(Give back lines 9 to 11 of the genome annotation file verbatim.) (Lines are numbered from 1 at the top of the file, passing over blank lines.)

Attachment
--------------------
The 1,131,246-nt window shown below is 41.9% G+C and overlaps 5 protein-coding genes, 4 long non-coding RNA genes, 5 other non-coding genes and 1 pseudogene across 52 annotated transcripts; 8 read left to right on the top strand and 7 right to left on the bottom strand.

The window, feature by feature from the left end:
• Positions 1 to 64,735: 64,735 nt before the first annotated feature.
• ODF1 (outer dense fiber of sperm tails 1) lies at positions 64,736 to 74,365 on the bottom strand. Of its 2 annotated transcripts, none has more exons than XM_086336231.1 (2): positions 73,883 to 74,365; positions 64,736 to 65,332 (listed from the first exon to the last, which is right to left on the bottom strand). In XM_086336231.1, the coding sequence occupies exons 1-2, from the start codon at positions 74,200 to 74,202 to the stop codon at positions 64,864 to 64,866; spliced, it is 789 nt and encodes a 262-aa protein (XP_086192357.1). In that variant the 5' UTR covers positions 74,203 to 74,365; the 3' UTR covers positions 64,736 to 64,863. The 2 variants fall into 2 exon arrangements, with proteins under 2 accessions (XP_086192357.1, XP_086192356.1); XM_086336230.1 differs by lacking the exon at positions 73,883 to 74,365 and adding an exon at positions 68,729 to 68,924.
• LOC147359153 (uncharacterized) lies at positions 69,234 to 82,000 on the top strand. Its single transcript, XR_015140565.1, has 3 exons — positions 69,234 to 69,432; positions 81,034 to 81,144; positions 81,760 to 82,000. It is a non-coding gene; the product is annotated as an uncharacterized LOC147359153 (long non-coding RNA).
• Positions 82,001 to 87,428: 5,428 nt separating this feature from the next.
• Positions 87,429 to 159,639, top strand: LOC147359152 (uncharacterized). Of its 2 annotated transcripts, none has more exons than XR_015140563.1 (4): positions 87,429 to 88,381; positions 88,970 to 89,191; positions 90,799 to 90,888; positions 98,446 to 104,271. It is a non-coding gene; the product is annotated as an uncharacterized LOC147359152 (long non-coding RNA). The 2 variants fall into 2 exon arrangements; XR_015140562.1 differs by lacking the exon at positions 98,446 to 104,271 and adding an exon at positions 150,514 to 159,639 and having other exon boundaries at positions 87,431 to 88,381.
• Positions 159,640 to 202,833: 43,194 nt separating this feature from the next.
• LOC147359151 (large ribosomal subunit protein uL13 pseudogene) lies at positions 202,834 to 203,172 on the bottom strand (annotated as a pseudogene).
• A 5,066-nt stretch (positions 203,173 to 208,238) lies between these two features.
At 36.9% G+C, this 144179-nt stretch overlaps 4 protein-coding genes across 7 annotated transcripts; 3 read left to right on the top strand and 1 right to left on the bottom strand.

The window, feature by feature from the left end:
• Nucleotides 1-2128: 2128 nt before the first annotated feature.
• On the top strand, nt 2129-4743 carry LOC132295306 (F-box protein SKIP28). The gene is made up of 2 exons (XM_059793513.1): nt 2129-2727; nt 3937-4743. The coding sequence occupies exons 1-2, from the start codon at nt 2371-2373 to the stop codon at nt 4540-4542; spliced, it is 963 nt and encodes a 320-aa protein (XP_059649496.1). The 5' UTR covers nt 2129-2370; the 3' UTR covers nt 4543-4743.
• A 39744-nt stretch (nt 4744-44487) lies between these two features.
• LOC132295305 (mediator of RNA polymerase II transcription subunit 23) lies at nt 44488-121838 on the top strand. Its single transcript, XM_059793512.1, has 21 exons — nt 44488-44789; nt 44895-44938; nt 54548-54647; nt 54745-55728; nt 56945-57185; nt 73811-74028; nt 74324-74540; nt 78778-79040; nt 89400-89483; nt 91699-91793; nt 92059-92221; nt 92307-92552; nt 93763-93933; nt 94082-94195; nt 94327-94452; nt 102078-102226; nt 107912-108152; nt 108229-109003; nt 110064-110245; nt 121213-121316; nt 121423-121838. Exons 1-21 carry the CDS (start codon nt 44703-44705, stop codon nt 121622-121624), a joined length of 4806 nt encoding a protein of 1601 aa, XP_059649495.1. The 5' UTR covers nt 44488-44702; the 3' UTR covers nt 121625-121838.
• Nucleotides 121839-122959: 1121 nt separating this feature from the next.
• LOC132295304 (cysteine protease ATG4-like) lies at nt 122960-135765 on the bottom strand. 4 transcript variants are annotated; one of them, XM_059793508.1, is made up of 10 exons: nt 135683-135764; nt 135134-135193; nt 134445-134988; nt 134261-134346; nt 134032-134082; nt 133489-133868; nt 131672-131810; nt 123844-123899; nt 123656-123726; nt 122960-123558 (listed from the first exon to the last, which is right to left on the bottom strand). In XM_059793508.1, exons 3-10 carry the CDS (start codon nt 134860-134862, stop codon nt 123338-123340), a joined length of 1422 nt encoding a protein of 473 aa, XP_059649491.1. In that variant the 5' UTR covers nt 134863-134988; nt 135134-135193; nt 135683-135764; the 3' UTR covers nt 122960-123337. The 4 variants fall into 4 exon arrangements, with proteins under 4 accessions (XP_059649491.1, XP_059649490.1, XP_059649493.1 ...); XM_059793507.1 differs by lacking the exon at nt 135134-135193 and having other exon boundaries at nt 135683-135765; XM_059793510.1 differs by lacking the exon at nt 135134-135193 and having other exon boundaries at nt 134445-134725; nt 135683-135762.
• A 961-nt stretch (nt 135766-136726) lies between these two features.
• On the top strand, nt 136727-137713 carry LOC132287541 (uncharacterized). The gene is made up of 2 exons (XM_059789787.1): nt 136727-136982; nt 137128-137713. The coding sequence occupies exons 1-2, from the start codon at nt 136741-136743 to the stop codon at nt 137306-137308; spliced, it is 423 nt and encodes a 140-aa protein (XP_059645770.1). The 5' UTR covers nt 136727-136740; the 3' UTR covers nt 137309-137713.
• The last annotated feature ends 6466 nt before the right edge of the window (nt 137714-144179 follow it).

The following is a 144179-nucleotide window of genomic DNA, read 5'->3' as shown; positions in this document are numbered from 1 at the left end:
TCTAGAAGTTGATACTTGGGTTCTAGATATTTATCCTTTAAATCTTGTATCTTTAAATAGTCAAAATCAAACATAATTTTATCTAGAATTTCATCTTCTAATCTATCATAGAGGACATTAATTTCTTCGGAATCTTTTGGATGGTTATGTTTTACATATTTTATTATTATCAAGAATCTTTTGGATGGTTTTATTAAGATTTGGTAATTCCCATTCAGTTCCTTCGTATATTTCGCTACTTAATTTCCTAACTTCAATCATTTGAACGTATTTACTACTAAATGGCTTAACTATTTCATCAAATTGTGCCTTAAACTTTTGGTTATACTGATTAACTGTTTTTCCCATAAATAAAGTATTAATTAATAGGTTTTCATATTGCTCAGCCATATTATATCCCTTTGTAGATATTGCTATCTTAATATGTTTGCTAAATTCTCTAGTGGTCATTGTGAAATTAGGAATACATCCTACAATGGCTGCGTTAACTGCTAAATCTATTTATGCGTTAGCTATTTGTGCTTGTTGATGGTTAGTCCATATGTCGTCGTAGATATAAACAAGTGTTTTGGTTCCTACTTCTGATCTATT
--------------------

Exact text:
• LOC147359151 (large ribosomal subunit protein uL13 pseudogene) lies at positions 202,834 to 203,172 on the bottom strand (annotated as a pseudogene).
• A 5,066-nt stretch (positions 203,173 to 208,238) lies between these two features.
At 36.9% G+C, this 144179-nt stretch overlaps 4 protein-coding genes across 7 annotated transcripts; 3 read left to right on the top strand and 1 right to left on the bottom strand.